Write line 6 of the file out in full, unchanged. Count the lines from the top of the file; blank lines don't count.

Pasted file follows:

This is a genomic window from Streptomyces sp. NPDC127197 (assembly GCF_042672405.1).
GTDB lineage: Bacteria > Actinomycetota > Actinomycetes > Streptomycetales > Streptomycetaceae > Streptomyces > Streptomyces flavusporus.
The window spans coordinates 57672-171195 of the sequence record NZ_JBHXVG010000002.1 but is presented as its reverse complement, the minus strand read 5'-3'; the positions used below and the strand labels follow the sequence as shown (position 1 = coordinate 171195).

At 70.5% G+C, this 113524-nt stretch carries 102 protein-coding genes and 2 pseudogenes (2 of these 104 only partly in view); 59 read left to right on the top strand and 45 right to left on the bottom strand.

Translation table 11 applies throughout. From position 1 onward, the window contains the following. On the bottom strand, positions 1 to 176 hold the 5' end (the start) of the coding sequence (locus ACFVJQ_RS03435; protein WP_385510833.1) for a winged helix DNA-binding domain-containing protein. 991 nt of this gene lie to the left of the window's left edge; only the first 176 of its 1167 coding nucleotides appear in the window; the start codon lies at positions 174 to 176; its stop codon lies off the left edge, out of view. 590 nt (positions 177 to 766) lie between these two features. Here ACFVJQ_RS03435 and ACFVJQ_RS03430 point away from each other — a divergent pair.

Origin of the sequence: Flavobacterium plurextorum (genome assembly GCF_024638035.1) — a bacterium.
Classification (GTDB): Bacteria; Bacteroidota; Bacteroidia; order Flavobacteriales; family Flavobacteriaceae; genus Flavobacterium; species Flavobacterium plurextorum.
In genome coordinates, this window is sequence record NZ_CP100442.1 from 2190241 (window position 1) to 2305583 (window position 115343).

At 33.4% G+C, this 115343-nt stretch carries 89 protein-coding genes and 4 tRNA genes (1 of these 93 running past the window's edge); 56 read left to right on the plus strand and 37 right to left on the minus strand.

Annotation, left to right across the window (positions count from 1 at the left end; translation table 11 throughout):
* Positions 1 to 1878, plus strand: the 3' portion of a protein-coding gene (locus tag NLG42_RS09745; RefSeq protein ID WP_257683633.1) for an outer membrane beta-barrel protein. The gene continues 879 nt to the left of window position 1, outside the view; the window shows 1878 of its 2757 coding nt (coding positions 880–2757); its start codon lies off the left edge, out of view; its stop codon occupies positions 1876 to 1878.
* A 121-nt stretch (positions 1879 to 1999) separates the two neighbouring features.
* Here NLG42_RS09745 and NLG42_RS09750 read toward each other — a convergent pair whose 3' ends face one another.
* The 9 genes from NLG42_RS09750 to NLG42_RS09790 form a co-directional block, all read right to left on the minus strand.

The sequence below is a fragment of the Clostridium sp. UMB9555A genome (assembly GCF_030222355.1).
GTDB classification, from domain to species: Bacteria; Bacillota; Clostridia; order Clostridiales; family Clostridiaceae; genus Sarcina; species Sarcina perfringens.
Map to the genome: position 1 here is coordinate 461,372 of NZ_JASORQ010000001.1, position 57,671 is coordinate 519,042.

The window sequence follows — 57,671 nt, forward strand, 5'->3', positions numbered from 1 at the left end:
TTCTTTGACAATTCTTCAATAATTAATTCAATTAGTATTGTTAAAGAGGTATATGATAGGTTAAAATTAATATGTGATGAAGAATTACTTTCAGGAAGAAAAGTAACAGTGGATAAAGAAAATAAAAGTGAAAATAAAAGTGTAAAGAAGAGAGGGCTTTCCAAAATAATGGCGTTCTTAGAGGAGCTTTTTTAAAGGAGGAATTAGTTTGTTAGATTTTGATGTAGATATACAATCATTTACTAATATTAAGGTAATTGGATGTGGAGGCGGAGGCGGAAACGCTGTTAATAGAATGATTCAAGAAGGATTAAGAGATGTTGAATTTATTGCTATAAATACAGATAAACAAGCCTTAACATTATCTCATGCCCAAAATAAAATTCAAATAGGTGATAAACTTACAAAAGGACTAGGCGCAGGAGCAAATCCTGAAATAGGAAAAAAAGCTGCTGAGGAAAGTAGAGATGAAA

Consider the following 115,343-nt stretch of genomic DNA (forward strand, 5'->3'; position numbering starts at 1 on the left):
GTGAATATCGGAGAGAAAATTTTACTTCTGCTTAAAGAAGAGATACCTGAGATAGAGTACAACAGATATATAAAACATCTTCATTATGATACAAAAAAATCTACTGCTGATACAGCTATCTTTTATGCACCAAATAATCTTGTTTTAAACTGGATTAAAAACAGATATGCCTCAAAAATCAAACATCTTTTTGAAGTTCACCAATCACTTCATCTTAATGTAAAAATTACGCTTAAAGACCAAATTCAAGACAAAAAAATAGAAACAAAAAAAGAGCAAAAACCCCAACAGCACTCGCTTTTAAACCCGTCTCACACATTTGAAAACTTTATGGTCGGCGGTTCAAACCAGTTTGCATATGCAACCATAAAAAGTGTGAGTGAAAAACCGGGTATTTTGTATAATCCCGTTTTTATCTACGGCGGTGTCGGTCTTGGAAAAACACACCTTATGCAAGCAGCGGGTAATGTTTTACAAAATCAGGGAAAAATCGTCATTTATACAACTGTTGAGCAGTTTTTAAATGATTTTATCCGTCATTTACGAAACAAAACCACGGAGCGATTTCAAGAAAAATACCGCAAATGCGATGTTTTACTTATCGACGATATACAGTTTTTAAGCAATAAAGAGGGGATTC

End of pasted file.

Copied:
Origin of the sequence: Flavobacterium plurextorum (genome assembly GCF_024638035.1) — a bacterium.